Channel Marketing Automation – Key Risks IT Partners Must Manage To Succeed In Business
If an Information Technology (IT) solution provider doesn’t manage a few key technology trends effectively (please read our previous article “3 Macro Trends That Could Put Your IT Channel Partners Out of Business“), the significant opportunities they create may be dwarfed by the seven major risks associated with these changes, and could result in the partner’s going out of business. These seven risks barriers remain pretty much the same as they were during previous business cycle changes in the channel in reference to Channel Marketing Automation. This time round, the big difference, is that it’s getting much harder for a solution provider to fight this current wave of changes because complexity and specialization in the channel is driving a more permanent and far-reaching alteration in business models.
- Loss of Existing Clients – Let’s start with a simple example of Office365. If you are a 150-person organization – like ZINFI – you’ll be familiar with the scenario. We needed IT support to make sure our Microsoft enterprise license could be deployed and supported globally with our IT staff. From time to time, our IT team reached out to our Microsoft reseller for support. However, as we made the migration to an Office365 infrastructure, the need for external support for this core productivity tool dropped to zero.Today, this has happened across most business applications like voice, video, or collaboration software. However, we have also added new applications like CRM, and as a channel marketing automation company, of course also make extensive use of our own SaaS-based marketing automation software.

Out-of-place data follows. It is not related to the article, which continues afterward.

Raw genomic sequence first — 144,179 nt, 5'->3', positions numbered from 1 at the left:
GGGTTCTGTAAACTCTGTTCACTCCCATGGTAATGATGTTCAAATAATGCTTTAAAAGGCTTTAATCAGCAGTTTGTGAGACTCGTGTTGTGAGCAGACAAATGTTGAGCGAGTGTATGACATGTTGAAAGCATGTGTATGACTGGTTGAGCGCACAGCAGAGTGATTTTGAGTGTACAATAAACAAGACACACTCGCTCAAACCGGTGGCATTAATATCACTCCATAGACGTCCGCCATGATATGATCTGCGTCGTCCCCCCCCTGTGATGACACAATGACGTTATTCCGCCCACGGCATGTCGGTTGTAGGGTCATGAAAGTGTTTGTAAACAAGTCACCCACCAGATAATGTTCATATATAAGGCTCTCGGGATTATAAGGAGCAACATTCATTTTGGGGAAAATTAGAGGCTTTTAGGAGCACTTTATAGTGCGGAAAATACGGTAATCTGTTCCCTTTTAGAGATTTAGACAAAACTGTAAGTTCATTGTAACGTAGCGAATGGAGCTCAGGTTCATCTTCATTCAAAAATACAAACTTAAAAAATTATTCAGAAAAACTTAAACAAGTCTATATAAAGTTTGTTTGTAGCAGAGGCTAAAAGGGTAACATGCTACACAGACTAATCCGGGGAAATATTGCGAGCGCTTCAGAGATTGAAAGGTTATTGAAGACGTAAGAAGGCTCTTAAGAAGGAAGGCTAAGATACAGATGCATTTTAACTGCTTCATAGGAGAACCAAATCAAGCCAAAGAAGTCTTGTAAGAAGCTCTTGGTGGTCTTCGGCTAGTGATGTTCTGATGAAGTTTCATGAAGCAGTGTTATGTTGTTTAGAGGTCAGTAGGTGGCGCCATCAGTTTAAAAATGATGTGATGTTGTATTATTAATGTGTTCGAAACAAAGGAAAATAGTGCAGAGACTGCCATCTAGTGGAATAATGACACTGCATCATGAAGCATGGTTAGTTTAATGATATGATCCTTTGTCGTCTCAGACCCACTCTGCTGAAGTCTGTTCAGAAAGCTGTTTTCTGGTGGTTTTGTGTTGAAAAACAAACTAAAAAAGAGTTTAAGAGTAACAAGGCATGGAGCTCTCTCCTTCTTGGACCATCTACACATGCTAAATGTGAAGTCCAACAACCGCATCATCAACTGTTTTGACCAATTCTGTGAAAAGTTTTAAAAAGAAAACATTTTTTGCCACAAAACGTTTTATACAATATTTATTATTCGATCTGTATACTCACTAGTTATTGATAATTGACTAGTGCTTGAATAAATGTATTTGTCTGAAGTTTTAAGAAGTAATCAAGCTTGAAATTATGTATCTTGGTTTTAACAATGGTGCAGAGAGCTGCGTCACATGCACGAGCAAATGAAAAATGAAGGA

Now if you take our example and apply to all 100-500 employee organizations where a significant proportion of IT support is outsourced, it becomes evident that the need for support is decreasing rapidly for traditional applications, but is growing for business process automation solutions. The CRM/ERP market continues to accelerate, but most solutions are SaaS based. In most cases, horizontal applications are moving to the cloud at a fast pace. It follows that what you sell through the channel and the capabilities of those who resell your product will have a profound impact on your channel partner’s ongoing ability to succeed in business.